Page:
1. The questions raised by this appeal relate to the succession of Goolam Ariff, a wealthy Mahomedan resident of Rangoon, Who died on 16th May 1902. He left a will dated 19th April 1902, by which he bequeathed his property to his heirs according to Mahomedan law. The controversy between the parties is concerned with the validity of certain deeds of gift, dated 2nd April 1902, by which he conveyed to certain of his minor children and wives a certain number of undivided 2,000th shares in certain valuable properties. These deeds are attacked by the executor of the will on two main grounds, the first relating to the physical condition of the deceased at the date of execution, the second founded on the law of Mushua which is said to forbid them. (The attack on the deeds as 'colourable' so entirely failed, that it is unnecessary to do more than state that it was made.)
2. The first of these is a pure question of fact; the two Courts have concurred; and each judgment is supported by careful and elaborate reasoning. The law applicable is not in controversy; the invalidity alleged arises where the gift is made under pressure of the sense of the imminence of death.
3. The difficulty is in applying this to the subtle and conjectural problem of the mental condition of the testator in each case. It would be inappropriate that their Lordships, in reviewing concurrent judgments, should re-discuss the evidence in detail. Goolam Ariff was an elderly man, who had not led a careful life; he suffered and knew that he suffered, from degeneration of the arteries and of the liver and he had been sharply ill. His life, therefore, was an old and a bad one. It is highly probable that the execution of the disputed deeds was suggested by his realising the prudence of setting his house in order, but this is the motive of all wills and specially of the wills of the old and ailing. Having examined the evidence, their Lordships consider that the conclusion of the Courts was sound.
4. The other disputed question is of a very different legal quality. The property which the deceased had to dispose of consisted of freehold land in Rangoon and shares in six companies. Their Lordships assume the law of Mushua to apply to the succession of Mahomedans who reside in Rangoon; but the serious question is whether it applied to property of the nature described. What was done by Goolam. Ariffwas this he (notionally) divided the property to be dealt with into 2,000 shares; he kept to himself 1,150 shares and the remaining 850 he distributed among the persons to be benefited, giving 200 shares apiece to three of them, 100 shares apiece to two of them and 25 shares apiece to two of them. Now it is said that this gift was void, as being contrary to the doctrine of Mushua. In the first place, even if the duty of the Courts were to construct a prohibition of gifts of undivided shares of what is divisible, which should be applicable to the conditions of modern life, it would seem impossible in the case of the shares and extremely difficult in the case of freehold property in a town, to carry it out. But the attitude of the law towards this doctrine of Mushua does not involve any such constructive application of the doctrine. It was laid down in the Privy Council case of Mumtaz Ahmed v. Zubaida Jan (1889) L.R. 16 IndAp 207 that 'The doctrine relating to the invalidity of gifts of Mushua is wholly unadapted to a progressive state of society and ought to be confined within the strictest rules.' Their Lordships concur in the conclusion arrived at below, that it would be inconsistent with that decision to apply a doctrine, which in its origin applied to very different subjects of property, to shares in companies and freehold property in a great commercial town. The argument of the appellant was not that the law of Mushua did in fact embrace (in the sense of having been applied to) such property, but that, if the same aspect of life and things were logically applied, it involved the invalidity of the gifts in dispute. But this is not the true criterion.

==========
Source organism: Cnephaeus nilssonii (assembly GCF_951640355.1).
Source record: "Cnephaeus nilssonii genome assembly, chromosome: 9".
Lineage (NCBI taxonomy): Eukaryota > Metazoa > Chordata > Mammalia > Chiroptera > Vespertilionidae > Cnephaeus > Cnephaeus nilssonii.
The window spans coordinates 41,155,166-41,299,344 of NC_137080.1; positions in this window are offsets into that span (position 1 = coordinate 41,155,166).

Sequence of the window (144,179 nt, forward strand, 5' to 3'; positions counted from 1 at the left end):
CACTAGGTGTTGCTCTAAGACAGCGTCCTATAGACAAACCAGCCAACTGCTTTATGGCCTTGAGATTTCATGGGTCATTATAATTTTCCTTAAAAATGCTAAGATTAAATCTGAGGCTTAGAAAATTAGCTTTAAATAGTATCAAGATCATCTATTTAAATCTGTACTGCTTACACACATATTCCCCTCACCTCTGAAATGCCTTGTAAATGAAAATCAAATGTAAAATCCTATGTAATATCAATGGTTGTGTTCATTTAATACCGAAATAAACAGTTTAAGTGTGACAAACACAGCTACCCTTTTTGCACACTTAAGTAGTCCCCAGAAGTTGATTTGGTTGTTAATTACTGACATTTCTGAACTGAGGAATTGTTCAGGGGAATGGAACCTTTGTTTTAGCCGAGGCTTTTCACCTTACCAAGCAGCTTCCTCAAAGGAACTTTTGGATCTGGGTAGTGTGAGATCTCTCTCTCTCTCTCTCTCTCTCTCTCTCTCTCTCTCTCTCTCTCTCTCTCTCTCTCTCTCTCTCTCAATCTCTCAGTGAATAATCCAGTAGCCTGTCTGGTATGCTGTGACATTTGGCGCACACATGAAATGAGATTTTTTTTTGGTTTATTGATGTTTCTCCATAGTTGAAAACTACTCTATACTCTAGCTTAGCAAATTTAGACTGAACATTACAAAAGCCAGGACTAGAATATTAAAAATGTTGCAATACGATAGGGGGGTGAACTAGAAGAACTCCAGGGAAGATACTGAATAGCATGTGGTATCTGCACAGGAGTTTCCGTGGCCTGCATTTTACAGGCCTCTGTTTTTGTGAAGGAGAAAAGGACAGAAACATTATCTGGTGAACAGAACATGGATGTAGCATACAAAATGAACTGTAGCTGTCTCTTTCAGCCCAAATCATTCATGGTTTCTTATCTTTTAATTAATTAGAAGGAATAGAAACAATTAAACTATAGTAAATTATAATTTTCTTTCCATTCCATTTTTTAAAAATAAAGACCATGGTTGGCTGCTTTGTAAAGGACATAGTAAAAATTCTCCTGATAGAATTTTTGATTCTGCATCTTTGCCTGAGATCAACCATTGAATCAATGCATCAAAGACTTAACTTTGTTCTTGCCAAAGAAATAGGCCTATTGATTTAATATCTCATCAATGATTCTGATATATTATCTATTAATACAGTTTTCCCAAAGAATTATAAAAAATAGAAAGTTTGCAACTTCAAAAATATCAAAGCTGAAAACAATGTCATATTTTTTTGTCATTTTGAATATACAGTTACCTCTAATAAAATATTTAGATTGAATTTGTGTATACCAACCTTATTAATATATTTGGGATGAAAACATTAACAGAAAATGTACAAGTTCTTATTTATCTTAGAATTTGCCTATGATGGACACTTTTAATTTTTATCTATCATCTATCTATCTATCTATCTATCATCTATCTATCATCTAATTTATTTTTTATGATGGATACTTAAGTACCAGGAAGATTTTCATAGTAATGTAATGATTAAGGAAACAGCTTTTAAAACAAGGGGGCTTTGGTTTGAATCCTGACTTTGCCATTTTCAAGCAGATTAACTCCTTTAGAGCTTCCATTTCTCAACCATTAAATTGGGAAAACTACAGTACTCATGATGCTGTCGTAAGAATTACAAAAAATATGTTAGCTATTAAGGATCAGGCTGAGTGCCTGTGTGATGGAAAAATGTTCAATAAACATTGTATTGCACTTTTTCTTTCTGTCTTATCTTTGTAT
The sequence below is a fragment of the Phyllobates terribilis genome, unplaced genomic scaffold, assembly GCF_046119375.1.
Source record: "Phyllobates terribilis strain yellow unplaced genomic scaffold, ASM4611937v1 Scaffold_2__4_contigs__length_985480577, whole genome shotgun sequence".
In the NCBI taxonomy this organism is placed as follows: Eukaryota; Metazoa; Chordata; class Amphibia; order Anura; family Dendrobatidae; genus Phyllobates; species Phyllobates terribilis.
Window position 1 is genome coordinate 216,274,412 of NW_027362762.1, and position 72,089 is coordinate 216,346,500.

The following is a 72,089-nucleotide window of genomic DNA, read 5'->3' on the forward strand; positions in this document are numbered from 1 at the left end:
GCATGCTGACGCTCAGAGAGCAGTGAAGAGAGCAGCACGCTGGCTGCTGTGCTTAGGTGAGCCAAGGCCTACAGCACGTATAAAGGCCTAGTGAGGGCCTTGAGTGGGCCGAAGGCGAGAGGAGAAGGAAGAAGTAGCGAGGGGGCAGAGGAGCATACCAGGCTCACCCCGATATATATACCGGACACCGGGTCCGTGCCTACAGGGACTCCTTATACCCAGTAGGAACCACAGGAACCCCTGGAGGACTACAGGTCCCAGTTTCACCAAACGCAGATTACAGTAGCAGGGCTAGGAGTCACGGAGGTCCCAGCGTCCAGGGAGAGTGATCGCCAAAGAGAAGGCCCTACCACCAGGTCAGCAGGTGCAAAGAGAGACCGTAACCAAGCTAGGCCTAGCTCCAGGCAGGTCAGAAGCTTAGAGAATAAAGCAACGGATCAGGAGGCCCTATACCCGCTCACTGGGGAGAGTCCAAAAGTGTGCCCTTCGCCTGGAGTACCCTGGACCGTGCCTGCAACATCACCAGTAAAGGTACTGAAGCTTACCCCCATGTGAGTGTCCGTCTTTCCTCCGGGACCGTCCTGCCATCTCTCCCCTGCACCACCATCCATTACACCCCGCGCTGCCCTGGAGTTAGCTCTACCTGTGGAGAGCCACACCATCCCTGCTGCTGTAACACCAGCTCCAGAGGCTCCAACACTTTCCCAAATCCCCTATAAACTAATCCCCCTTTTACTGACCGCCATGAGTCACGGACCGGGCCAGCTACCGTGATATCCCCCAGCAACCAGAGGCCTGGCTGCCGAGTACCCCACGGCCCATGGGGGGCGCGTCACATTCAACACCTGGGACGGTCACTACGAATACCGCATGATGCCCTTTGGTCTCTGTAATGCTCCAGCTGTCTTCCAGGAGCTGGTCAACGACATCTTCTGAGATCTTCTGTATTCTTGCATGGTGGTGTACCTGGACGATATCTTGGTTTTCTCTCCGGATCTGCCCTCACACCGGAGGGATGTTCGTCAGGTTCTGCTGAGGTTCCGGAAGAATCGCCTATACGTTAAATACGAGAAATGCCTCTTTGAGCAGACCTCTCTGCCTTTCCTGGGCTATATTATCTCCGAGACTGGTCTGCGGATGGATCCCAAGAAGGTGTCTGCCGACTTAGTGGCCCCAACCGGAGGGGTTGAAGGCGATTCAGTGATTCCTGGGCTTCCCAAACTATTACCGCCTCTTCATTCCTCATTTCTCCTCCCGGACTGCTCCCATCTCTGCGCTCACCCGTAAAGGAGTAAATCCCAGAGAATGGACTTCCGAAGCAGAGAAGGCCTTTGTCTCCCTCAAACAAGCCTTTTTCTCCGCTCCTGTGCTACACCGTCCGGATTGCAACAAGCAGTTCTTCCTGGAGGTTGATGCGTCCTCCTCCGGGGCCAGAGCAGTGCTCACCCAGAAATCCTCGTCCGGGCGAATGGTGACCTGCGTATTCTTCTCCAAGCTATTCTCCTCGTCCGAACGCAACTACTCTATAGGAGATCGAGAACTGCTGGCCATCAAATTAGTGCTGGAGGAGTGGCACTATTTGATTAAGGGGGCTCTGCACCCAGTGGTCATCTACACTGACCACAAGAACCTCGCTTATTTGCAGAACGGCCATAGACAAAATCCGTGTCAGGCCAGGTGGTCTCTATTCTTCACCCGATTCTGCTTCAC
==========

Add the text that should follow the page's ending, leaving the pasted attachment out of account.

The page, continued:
5. Their Lordships will humbly advise His Majesty that the appeal ought to be dismissed. The appellant will pay the costs of the appeal.